Commercial truckers hauling essential medical and food supplies were freed from federal rules restricting their driving time when President Donald Trump declared a CCP virus national emergency on March 13.
“This declaration will help America’s commercial drivers get these critical goods to impacted areas faster and more efficiently,” said Jim Mullen, acting administrator of the Federal Motor Carrier Safety Administration in a statement the day of Trump’s declaration.
Americans for Tax Reform (ATR) hailed the decision because, the group stated, “such rules impose a top-down, one-size-fits-all approach to regulation where bureaucrats in Washington mandate when drivers must take a break from driving, rather than relying on professional drivers to make that decision for themselves.”
The trucking decision was just one of nearly 200 examples of state and federal regulations that have been relaxed in recent weeks as officials coping with the pandemic bypassed time-consuming red tape to get ventilators, face masks, virus tests, and other desperately needed resources.
Perhaps nowhere was the need for such bypassing illustrated more vividly than in Seattle, Washington, when the illness first gained presence in the United States.
“COVID-19 spread because public health officials in Seattle weren’t allowed to act immediately,” Common Good Chairman Philip K. Howard told The Epoch Times on April 8.
“They had to sit on their hands for three weeks while they got permission from agencies in Washington to do what was obvious, which was to begin testing people right away and begin to contain the virus,” Howard said.
Howard, author of “Try Common Sense” published in 2019 and the best-seller “The Death of Common Sense” in 1995, also pointed out that “regional medical schools and hospitals weren’t allowed to develop their own tests unless they got approvals that took more weeks.”
Officials were forced to “thread the eye of the Washington needle before anybody could act and, in this case, it had tragic consequences, as thousands of people have died,” he said.
Dozens of bureaucratic obstacles have been moved aside. At latest count, according to ATR, 193 state and federal rules have been relaxed or waived due to the pandemic.
Among the pandemic’s long-term consequences may be a shift in the “Overton Window,” an analytical concept developed in 1995 by Joseph Overton, a vice president of the Mackinac Center for Public Policy.
The Overton Window covers the range of policy options that are widely supported by the public. Options outside of the window exist, but officials are reluctant to endorse them.
But public opinion shifts over time, so the Overton Window moves as well, and ATR’s Grover Norquist thinks the response to the pandemic is one such time.
“We have certainly opened the Overton Window and shown folks that allowing medical professionals to move quickly and seamlessly across state lines is safe and useful,” Norquist told The Epoch Times on April 7.
“I believe that one will become permanent and lead to further relaxation of state occupational licensing,” he said, adding that, “heck, if you can do it for doctors, why not hair-dressers, barbers, real estate agents?”
Norquist was referring to Secretary of Health and Human Services Alex Azar’s decision to temporarily waive federal requirements that health care providers, including doctors, be separately licensed in every state in which they may practice.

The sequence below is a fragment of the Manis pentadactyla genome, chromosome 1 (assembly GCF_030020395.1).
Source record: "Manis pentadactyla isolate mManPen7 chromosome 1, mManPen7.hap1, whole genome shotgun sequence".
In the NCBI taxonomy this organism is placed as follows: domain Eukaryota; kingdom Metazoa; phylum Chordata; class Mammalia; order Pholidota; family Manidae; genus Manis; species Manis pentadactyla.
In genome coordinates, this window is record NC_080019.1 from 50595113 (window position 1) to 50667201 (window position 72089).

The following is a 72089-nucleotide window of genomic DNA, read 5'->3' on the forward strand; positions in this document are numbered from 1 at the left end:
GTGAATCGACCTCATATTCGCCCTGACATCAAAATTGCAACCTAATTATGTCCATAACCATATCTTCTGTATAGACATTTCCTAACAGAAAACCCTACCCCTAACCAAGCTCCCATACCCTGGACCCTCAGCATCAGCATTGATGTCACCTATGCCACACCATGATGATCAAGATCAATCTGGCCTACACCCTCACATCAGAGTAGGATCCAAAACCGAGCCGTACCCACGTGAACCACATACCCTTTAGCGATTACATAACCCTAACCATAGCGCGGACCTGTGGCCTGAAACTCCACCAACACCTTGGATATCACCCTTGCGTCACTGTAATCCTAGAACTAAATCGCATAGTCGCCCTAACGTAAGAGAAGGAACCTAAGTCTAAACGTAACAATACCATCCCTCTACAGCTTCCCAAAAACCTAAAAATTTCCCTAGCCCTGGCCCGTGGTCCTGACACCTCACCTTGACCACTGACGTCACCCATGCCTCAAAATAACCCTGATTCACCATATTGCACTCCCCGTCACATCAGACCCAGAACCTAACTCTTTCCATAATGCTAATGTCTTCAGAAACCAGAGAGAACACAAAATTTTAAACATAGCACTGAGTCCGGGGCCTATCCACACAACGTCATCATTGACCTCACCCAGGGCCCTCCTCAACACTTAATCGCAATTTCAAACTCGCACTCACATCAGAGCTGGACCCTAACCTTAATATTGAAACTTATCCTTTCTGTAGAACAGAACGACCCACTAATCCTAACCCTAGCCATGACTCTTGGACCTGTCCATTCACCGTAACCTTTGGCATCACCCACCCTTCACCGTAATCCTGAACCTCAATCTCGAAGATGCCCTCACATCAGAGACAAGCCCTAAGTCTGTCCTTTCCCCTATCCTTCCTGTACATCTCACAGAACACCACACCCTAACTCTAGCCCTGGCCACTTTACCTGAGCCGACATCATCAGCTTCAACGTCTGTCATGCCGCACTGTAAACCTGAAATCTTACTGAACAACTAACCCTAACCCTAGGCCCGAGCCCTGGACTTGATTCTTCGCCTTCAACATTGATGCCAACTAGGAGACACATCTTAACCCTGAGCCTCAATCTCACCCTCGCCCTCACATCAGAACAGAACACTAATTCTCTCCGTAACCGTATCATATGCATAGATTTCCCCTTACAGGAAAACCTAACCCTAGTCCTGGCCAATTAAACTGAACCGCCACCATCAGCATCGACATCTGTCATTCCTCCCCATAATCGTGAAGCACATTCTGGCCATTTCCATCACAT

Clyde Wayne Crews of the Competitive Enterprise Institute (CEI) is also tracking regulatory relief being implemented due to the pandemic. As the author of CEI’s annual compendium, “10,000 Commandments,” Crews is among the nation’s top experts on the cost of government regulation. He estimated that “the hidden tax” of federal regulation cost the nation $1.9 trillion in 2019.
Crews believes the time may be ripe for more systematic efforts to make permanent many of the temporary waivers and modifications, possibly by way of creation of a congressional commission.
“There can be some real impetus to do a commission in the wake of this health crisis because now there’s an economic crisis on our hands, too, and a commission is a way to deal with that, plus it’s already bipartisan,” Crews told The Epoch Times on April 8.
Howard notes that the negative results of burdensome regulators is felt far beyond the health care sector of the economy.
“In fact, teachers and doctors and nurses and business managers experience this every day, where a teacher is not allowed to maintain order in the classroom because we have a system that is so imbued with distrust that we require practically a legal trial to get the disruptive kid out of the classroom,” Howard said.
“We’ve created a system that is so obsessed with avoiding error that it doesn’t allow success,” he said. “We’ve institutionalized failure in the name of doing things correctly. We have people tip-toeing through the day instead of being Americans and solving problems.”
Howard contends the nation’s regulatory approach should instead be based on a premise he calls “guided discretion,” which “has a presumptive rule that you’re allowed to violate the rule or act differently in certain circumstances.”
A foster care program social worker wouldn’t, for example, be told specifically how to handle certain situations but could deviate as long as they can explain and justify their actions, he said.
Howard sees an opportunity to move in that direction in the present crisis through creation in the White House of a recovery authority with power to slash wasteful and unneeded regulations throughout the economy.
“Regulation is no different from the rest of human affairs. It requires judgment to be sensible, and we’ve tried to create an automatic system where everything is laid out, and it happens to be paralytic,” Howard said.
Contact Mark Tapscott at Mark.Tapscott@epochtimes.nyc